‘Leave now': Hurricane Dorian could hit Carolinas late Thursday, causes first US death – USA TODAY
CHARLESTON, S.C. – Hurricane Dorian swept past Florida on Wednesday on a collision course with the Carolinas, claiming its first life in the U.S. and promising heavy rains, powerful winds and damaging surge.
The historic storm had diminished to Category 2 but had grown in size following its devastating sweep through the Bahamas. Dorian was about 100 miles northeast of Daytona Beach early Wednesday driving 110 mph winds, the National Hurricane Center said.
More than 1 million coastal residents from Florida to North Carolina were facing evacuation orders.
“Leave now if you are in an area where an evacuation has been ordered,” North Carolina Gov. Roy Cooper urged. “It is not worth putting your life – or the life of first responders – at risk.”
Cooper said an 85-year-old man fell to his death from a ladder while preparing his Columbus County home for the storm. At least seven deaths in the Bahamas have been linked to Dorian.
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Utilities say Hurricane Dorian could leave hundreds of thousands without electricity in the southeastern United States as it moves up the Atlantic Coast.
Federal emergency declarations have been approved for Florida, Georgia, South Carolina and North Carolina. Gov. Ralph Northam declared an emergency in his state as well.
Parts of the Florida coast were experiencing heavy rains and winds Wednesday. The center of Dorian was forecast to move near or over the coast of South Carolina and North Carolina on Thursday through Friday morning.
Areas of the coast could see a foot of rain and several feet of storm surge, the hurricane center warned.
The tropical-storm-force wind field has expanded up to 195 miles from the center, with hurricane-force winds stretching 70 miles, the National Hurricane Center warned. AccuWeather Meteorologist Bernie Rayno said Dorian could draw within 30 miles of Myrtle Beach, South Carolina – and possibly make landfall there – late Thursday.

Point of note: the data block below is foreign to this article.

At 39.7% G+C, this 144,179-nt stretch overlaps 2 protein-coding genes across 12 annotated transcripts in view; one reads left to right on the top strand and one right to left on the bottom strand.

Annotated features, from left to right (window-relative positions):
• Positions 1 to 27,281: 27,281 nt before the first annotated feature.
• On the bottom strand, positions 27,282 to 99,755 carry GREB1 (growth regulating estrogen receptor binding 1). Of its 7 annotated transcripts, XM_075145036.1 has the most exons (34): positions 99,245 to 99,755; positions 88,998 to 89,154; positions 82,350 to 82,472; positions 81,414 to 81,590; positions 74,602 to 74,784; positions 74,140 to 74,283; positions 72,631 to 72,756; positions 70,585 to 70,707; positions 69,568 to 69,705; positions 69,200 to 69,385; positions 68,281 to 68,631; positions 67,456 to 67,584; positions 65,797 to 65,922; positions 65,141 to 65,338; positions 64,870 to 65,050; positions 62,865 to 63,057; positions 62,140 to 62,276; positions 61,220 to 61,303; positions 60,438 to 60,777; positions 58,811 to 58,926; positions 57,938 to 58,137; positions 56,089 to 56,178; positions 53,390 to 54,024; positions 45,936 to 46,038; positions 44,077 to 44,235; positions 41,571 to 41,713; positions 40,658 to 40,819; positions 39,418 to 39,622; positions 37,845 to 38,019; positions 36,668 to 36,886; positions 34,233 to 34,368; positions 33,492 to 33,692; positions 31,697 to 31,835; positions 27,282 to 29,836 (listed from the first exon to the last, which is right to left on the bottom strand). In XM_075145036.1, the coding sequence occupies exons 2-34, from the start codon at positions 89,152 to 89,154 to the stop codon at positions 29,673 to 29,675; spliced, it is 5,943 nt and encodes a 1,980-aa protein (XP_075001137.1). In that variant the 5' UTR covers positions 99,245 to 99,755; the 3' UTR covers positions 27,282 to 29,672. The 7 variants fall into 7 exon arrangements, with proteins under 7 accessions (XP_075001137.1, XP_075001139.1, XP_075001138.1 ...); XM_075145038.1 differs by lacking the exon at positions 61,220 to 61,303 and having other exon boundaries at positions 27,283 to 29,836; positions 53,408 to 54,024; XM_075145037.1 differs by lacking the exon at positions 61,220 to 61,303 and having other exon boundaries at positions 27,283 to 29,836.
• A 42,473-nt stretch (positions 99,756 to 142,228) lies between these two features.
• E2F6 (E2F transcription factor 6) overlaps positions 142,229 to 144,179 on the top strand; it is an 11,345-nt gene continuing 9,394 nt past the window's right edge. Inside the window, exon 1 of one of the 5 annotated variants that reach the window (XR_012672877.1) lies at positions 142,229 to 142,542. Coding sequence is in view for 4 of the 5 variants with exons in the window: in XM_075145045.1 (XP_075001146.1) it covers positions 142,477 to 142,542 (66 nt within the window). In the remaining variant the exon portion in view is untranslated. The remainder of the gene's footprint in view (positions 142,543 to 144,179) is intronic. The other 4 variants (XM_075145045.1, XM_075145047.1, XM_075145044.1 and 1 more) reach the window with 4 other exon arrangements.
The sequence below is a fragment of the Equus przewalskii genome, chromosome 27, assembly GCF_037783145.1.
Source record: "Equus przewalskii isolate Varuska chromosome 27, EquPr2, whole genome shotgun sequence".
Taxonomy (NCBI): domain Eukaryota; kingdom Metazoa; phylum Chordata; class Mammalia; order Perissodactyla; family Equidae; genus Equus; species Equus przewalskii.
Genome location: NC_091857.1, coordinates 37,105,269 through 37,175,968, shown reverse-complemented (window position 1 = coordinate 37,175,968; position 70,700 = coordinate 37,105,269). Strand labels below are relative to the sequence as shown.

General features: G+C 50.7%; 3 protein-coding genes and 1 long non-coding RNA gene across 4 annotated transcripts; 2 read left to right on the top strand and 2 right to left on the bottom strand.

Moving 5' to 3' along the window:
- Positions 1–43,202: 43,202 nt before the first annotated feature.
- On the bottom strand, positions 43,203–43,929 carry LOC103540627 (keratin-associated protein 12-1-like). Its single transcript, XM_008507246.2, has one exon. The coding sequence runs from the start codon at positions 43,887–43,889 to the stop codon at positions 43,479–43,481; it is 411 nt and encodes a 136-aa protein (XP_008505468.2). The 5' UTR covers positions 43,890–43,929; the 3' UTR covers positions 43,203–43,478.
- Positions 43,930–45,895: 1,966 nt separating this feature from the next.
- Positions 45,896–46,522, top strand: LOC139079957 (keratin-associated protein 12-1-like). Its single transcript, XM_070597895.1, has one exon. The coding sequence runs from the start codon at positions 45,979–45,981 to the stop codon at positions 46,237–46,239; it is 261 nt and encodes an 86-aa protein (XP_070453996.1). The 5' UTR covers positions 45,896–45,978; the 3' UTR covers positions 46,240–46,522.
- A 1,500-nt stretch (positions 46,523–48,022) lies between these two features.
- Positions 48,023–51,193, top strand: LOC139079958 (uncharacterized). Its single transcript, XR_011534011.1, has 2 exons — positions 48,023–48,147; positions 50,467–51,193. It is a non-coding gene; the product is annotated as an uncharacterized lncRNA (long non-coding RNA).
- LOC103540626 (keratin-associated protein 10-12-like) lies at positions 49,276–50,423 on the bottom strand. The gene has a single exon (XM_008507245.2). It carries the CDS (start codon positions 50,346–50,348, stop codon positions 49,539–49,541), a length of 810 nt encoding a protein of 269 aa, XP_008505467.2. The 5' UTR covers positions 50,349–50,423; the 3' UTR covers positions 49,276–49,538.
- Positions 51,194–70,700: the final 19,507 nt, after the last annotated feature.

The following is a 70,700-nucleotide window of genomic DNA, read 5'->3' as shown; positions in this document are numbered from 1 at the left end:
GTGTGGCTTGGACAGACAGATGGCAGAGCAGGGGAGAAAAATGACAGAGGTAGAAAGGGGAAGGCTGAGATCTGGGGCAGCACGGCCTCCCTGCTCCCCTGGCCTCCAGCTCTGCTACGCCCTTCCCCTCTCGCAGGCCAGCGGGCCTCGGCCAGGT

“It’s the three capes of North Carolina where I think we will get a landfall, or within 20 to 30 miles: Cape Fear, Cape Lookout and Cape Hatteras,” Rayno added.
Ed Rappaport, deputy director of the National Hurricane Center in Miami, said the Carolinas could see as much as 5 to 8 feet of storm surge. Anything above 3 feet is considered life-threatening, he said.
In Wrightsville Beach, N.C., property manager Luke Waddle said he would abide by the evacuation order. But he said he wasn’t too concerned about the storm, even though some of the homes he manages sustained water damage in Hurricane Florence last year.
“You always have concerns any time there’s a hurricane, especially after last year,” he said. “But this building’s been here since, like, 1950, so I don’t think this one’s going to have much issue.”
In South Carolina, Charleston resident Johnny Smith, 52, is a veteran of Hurricane Hugo in 1989. Hugo was the most violent storm to strike South Carolina in modern history.
“One year it can pass, the next year you can have an all-out hurricane,” Smith said. “It would break my heart to see people hurt and lose their home. You’re kind of pulled in both directions. You hope for the best.”
Concerns over Dorian were easing in Florida. Orlando International Airport opened and local theme parks were open for business.
In Melbourne, Meg O’Malley’s Irish Pub & Restaurant owners Scott Marathas and John Peake were pulling metal shutters off the popular downtown Melbourne tavern, preparing to open in time for lunch.
“We did a lot of prep. We were very prepared for the storm,” Marathas said. “And we’re very fortunate that it didn’t become a much worse situation.”
Bacon reported from McLean, Va. Contributing: Janine Zeitlin, Fort Myers News-Press; Eric Rogers and J.D. Gallop, Florida Today; Mackenzie Wicker and Dillon Davis, Asheville Citizen Times, Doyle Rice, USA TODAY